Lobby groups have continued to support an extension in the Social Relief of Distress grant in light of ongoing hardship for many South Africans. Government has provisionally allocated R35.2 billion for an SRD extension into fiscal year 2025/26 and R36.8 billion for fiscal year 2026/27. This is likely to buy government some time to further deliberate on a more permanent outcome. Pension and child grants are expected to increase by 0.1% and 0.3% respectively in real terms in the upcoming fiscal year, thereby protecting the vulnerable of society against inflationary pressures. Lastly on the expenditure side, despite political pressure to roll out the National Health Insurance, real spending on health declines at an average 1.2% per year in the medium term.

 

 

Government stuck its heels in the sand and did not allocate further bailout funds for strained state-owned entities. There is a realisation on the part of government that the private sector needs to be crowded in for financing and technical expertise, particularly in the area of infrastructure, to promote growth and employment. Moreover, the sale of non-core assets needs to be considered before any decisions are made on doling out additional funding.

 

 

Fourth, government has introduced a new funding mechanism to arrest the growth in debt and debt-servicing costs. At R82 711 per person, gross debt nevertheless remains high in SA and is now expected to peak at 75.3% by the fiscal year 2025/26, around 2% lower than previously.

 

 

Although plans to draw down the Gold and Foreign Exchange Contingency Reserve Account or GFECRA by R150 billion in the next three years assists in debt reduction and allows for debt-service costs to peak sooner, servicing government’s large debt pile continues to usurp more useful forms of expenditure in the budget, with government expected to pay R1.21 billion a day to service its debt by fiscal year 2026/27.

 

 

Treasury announced a slight decrease in issuance which, together with a more favourable debt and government budget deficit profile, was taken as positive news by the fixed income and currency markets. Given that we would have preferred that GFECRA funds be used for growth-enhancing opportunities, such as fixing Transnet to alleviate structural bottleneck in the logistics space, we remain concerned over gross borrowing requirements in the outer years. Particularly as GFECRA was largely utilised to offset the overrun in the government wage bill and further wage negotiations in outer years would continue to pose a risk to the expenditure (and hence debt) profile.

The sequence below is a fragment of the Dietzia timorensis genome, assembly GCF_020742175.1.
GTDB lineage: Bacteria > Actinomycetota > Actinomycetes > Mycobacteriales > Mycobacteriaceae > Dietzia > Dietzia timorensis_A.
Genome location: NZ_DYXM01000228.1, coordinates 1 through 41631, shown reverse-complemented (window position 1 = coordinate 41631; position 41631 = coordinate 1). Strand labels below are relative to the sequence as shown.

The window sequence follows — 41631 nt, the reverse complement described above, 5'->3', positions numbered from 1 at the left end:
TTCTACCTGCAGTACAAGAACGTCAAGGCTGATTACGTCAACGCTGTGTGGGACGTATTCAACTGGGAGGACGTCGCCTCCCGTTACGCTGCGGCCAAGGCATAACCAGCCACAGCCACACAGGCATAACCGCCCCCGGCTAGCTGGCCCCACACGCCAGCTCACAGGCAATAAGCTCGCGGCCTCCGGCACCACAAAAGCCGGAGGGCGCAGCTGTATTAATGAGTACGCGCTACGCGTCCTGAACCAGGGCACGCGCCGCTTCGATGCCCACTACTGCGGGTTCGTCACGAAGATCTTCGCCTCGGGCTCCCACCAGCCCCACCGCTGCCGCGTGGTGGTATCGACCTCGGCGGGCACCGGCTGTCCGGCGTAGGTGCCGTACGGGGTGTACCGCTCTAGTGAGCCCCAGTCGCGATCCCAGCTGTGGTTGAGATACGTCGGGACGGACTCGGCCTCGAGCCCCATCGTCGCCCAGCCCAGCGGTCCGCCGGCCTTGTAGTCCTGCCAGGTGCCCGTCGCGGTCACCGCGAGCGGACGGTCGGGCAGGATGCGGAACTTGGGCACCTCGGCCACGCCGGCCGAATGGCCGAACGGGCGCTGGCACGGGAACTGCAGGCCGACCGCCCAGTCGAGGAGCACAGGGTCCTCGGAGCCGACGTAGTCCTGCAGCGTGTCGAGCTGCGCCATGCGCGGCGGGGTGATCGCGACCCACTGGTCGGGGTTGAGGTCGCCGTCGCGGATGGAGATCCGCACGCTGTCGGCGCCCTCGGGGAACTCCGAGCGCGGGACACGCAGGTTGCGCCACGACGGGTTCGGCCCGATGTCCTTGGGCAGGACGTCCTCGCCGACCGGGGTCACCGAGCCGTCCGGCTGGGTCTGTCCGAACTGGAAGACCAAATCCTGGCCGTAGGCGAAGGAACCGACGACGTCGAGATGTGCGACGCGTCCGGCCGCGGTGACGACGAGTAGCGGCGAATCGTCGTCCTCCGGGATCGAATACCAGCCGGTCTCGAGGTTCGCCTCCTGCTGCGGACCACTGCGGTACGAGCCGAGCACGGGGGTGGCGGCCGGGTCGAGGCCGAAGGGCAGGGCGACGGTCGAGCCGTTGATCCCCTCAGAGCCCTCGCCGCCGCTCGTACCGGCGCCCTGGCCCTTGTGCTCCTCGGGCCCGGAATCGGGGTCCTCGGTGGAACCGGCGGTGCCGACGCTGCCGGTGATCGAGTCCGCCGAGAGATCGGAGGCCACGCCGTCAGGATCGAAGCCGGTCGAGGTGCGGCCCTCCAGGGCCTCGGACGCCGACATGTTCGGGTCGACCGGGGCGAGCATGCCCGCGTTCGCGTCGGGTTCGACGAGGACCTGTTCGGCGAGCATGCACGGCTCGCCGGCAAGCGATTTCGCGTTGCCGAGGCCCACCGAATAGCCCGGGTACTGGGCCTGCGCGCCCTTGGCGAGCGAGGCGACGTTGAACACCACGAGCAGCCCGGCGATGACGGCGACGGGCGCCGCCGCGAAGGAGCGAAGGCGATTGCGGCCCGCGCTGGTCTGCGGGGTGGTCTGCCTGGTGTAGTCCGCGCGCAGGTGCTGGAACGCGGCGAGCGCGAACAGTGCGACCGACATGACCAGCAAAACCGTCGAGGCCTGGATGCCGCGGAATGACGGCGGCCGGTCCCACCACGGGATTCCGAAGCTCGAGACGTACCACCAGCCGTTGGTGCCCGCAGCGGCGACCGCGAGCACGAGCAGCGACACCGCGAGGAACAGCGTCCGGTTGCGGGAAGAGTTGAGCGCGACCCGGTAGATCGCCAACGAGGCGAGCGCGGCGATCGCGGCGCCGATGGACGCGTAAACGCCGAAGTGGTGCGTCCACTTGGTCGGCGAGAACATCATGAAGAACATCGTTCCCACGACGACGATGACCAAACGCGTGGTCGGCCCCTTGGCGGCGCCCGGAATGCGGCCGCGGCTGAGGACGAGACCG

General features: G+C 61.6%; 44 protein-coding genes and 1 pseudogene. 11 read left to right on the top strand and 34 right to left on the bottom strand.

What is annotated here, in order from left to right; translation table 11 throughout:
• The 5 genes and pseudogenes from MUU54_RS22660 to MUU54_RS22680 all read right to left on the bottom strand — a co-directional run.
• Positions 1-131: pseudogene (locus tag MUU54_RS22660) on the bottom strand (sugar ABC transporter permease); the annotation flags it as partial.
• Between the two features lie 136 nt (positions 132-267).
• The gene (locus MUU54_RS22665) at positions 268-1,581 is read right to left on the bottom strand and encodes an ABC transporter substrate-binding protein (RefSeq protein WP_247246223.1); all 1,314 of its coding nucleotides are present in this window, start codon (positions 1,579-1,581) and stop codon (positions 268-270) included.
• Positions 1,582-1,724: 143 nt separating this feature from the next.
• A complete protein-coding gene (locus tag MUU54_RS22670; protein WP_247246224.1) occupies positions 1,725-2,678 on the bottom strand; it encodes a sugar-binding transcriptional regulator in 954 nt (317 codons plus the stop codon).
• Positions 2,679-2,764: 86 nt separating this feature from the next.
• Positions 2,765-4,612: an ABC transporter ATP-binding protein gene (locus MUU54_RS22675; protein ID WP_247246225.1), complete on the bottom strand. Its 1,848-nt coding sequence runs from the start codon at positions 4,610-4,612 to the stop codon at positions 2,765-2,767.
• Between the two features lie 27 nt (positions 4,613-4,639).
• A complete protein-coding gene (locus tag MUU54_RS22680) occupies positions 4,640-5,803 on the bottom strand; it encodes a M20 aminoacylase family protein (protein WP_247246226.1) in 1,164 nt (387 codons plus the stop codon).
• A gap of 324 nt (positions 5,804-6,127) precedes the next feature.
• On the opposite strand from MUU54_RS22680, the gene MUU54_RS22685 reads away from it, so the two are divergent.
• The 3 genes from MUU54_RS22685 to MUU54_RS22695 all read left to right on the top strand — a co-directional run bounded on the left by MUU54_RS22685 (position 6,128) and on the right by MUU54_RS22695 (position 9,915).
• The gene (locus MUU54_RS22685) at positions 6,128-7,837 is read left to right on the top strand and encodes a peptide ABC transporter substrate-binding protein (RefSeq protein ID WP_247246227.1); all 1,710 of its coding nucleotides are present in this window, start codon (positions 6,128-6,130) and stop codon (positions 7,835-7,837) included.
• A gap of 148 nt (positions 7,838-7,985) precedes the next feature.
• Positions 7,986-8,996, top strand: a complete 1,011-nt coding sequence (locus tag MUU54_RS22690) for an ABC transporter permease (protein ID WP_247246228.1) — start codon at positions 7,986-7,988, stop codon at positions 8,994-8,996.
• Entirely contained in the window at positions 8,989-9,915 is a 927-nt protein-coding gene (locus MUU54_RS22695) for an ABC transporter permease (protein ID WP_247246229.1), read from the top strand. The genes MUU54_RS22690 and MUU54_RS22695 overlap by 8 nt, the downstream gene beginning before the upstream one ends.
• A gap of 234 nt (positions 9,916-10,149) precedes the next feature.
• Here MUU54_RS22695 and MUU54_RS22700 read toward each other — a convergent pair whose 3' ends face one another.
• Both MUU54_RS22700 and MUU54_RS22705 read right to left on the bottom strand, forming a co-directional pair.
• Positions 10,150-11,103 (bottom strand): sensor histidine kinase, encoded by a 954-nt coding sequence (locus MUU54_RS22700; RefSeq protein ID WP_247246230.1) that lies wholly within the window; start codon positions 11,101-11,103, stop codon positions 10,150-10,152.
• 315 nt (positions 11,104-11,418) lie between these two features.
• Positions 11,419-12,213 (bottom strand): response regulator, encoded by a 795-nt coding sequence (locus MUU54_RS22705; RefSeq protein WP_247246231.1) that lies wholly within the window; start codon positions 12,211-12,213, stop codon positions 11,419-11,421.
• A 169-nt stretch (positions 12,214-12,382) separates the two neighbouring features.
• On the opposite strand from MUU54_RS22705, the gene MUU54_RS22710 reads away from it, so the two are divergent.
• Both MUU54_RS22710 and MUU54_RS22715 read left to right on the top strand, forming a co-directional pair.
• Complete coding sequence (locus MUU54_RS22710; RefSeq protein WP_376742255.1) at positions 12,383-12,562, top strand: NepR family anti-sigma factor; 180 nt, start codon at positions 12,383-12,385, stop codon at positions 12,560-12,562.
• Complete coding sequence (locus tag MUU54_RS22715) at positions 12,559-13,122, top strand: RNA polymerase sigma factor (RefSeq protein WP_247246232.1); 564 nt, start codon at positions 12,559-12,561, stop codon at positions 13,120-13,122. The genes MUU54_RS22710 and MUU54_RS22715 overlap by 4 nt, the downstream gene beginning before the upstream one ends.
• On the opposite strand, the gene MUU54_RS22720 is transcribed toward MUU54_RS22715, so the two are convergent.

Finally, the pace of reform efforts continues to be disappointingly slow, particularly given the backdrop of sluggish economic growth, highlighting the urgent need for more vigorous implementation. Low growth poses fiscal risks, compounded by a dwindling support for the ruling party, a more fragmented voter base and growing socio-political demands on government resources. SA’s journey toward fiscal consolidation and debt stabilisation continues to be challenged by constrained growth prospects and escalating expenditure pressures, especially in addressing insufficient employment opportunities and aspirations for upward mobility.

 

 

While credit ratings are likely to stay stable in the short term, higher financing needs due to potentially weaker growth and a deteriorating fiscal position present potential medium-term downside risks to SA’s sovereign rating outlook down the line. In this regard, Treasury ‘s long-term fiscal risks, which include lower potential growth, difficulty in executing government’s borrowing strategy and spending pressures (particularly at local government level and at the state entities), remain key downside risks to the country’s creditworthiness.

 

 

ENDS

 

Author

@Sanisha Packirisamy